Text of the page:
Understanding the Chinese traveller is key to growing southern and East Africa’s tourism industry, with the number of Chinese outbound trips predicted to rise exponentially by 2023. Tourism Update gains insight from industry leaders into understanding and capturing this growing outbound market.
According to Kwakye Donkor, Africa Tourism Partners (ATP) CEO, there is major potential for Africa to further tap into the Chinese market, however the tourism industry is yet to make inroads with regard to understanding and catering for this market.
Donkor touches on ‘China readiness’: “Is Africa ready to welcome the Chinese if we start receiving the desired numbers? I don’t think we are yet, nor are a lot of properties.”
The multi-level Chinese traveller
Lindi Mthethwa, Group Sales Director of BON Hotels, says Africa needs to stop grouping Chinese travellers together, as there are different clientele, ranging from the luxury traveller to the middle-class traveller, and then Chinese group tours, with the latter wanting to experience as much as possible in the shortest time possible, especially a safari.
The Asian market is keen to learn about new cultures, and experience different things, says Mthethwa: “They brag about it, and then their peers want to experience the same.”
China has got some of the highest income earners in the world, according to Donkor, with a growing luxury travel market, which Africa has not fully tapped into.
Suzanne Benadie, Sales Director at Tourvest DMC, says the Chinese high-end tourists have more experience when it comes to travel, and will take up the high-end products. In addition, she says they have a keen interest in local cuisine and wines.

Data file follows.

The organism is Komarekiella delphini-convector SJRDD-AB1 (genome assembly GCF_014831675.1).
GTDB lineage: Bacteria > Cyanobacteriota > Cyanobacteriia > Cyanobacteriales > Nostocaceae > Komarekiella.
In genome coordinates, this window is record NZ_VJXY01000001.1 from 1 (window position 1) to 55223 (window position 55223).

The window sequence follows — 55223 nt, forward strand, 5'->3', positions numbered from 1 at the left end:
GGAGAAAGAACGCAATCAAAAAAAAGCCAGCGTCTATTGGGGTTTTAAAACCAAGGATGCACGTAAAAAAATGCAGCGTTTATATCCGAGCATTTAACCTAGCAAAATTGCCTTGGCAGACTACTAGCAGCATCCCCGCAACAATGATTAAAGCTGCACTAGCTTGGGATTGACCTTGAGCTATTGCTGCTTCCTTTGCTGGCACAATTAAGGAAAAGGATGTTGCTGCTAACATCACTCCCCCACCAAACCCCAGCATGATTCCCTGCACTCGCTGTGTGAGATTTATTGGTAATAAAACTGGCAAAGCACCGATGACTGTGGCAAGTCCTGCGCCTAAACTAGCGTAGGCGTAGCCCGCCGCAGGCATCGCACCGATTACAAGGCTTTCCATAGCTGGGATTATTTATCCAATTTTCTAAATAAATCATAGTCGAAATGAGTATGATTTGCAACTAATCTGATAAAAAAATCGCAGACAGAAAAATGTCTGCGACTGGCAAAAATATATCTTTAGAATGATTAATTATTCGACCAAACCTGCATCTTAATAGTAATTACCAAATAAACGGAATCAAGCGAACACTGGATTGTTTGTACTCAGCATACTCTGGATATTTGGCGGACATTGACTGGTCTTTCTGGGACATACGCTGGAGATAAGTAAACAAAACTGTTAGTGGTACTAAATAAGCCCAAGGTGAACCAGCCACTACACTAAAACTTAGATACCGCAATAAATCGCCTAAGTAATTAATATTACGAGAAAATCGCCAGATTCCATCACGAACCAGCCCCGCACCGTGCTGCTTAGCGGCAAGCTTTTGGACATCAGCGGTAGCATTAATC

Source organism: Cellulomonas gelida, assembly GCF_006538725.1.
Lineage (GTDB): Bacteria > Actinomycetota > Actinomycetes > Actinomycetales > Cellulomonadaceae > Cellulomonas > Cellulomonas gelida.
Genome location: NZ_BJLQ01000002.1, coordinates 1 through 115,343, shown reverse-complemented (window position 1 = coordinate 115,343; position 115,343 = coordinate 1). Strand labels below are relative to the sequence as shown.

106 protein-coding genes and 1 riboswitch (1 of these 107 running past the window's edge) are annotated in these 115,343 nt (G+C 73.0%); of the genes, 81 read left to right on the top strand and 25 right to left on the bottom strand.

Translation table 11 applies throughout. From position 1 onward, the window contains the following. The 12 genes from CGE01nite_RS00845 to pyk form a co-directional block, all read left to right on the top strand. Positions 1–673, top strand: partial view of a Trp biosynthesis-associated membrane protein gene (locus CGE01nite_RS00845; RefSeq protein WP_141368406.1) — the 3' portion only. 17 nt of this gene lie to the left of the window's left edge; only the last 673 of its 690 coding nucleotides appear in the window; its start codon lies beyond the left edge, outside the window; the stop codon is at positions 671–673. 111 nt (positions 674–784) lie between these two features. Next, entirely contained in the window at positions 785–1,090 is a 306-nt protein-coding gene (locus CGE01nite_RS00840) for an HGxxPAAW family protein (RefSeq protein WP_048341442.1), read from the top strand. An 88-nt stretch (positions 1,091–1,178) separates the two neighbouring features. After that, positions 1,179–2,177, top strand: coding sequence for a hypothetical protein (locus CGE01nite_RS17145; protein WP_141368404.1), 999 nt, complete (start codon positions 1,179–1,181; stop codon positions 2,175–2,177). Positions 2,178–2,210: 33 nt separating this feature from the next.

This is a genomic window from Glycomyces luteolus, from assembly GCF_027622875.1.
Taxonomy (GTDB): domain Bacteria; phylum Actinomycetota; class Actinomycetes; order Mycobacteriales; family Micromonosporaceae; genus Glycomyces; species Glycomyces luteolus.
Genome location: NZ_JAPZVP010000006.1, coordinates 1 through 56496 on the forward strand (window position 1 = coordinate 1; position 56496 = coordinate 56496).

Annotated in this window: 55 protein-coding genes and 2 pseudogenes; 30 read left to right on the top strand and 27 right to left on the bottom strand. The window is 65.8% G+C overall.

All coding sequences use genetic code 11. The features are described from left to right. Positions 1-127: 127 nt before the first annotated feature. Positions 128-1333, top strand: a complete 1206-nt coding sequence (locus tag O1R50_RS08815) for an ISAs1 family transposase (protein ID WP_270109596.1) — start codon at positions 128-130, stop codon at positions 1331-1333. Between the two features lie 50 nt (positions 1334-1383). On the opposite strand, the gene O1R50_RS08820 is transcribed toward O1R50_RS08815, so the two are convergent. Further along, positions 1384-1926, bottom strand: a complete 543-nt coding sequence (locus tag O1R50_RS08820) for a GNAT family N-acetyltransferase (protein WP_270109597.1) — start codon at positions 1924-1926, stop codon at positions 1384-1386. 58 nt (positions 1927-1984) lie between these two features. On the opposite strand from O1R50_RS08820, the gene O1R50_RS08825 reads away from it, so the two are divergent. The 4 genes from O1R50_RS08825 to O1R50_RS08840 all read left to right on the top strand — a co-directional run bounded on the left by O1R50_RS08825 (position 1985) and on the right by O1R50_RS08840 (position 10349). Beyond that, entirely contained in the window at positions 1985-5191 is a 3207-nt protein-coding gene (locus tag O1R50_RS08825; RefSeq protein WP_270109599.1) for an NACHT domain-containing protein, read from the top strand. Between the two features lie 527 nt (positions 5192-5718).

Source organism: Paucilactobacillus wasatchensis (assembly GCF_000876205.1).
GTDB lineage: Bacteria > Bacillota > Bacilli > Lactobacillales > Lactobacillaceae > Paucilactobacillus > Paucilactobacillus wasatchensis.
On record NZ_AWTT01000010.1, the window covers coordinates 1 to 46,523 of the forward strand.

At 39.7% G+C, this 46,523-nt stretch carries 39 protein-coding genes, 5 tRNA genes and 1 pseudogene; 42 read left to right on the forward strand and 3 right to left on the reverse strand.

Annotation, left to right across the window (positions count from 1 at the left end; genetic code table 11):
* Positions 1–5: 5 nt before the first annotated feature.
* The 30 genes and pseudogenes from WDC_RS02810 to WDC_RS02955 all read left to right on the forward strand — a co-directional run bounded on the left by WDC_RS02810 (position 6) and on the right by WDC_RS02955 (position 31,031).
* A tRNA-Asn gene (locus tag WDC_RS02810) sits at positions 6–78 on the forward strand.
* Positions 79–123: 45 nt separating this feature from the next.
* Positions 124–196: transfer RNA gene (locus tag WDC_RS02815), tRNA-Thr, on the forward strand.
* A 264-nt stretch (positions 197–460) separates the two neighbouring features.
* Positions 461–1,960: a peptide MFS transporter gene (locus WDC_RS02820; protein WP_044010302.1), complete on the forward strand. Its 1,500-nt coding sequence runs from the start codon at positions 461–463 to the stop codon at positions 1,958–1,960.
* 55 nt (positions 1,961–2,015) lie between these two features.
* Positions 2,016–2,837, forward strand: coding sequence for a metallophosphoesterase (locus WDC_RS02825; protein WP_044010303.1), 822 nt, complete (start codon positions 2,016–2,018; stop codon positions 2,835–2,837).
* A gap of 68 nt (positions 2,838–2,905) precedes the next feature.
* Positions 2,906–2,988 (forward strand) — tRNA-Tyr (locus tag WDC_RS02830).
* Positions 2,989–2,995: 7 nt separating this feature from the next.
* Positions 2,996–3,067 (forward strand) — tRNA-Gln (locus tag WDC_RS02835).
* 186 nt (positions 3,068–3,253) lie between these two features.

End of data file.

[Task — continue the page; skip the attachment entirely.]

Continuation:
High-end Chinese travellers come to Africa for its luxury facilities, attractions and unique African experiences, according to Donkor. “We are one of the only continents where you have white lions, the Big Five, beaches, the bush, as well as urban areas (cities) and culture. We have everything, so the uniqueness of Africa lends itself to that kind of luxury.”
When travelling for a wildlife experience, Donkor says southern and East Africa has some of the best, most luxurious game reserves in the world, “and that is what the Chinese travellers come for”.
Luxury and business travel
Understanding the Chinese traveller is more than just speaking the language (Mandarin). It is about understanding their culture, as Donkor says the type of Chinese travellers visiting Africa come for either luxury or business, therefore are educated and have money to spend, and can speak English. The other segment of Chinese travellers visiting Africa tends to be younger, such as millennials and generation X tourists who, according to Mthethwa, are tech savvy, and want connectivity such as WiFi and Internet. “They may consider not staying at a hotel if there isn’t WiFi.”
Culture and language
“It is more about understanding their culture than just the language, and that is what is critical,” adds Donkor.
Chinese travellers need to have the right product, according to Benadie, with Mandarin-speaking staff and guides at hand.
Learning the language is a bonus, says Donkor, as it forms part of their culture, but understanding the bigger picture is key; understanding their culture and the little things that will satisfy this type of traveller.
The Chinese traveller has high expectations and standards, only wanting quality facilities and experiences when visiting Africa. “We talk of the quality because the high-end Chinese travellers coming to Africa have money to spend, and they are well travelled. We have to try and up our standards to be able to cater for them, and because money is not an issue, they can afford the best. It’s making sure we meet the standards that are required,” concludes Donkor.
To further gain insight into this market, ATP, in collaboration with Global Connection Red Star Travel, is inviting members of the trade to participate in its first China Outbound Travel and Tourism Market (COTTM) and a three cities roadshow from April 10 to 17.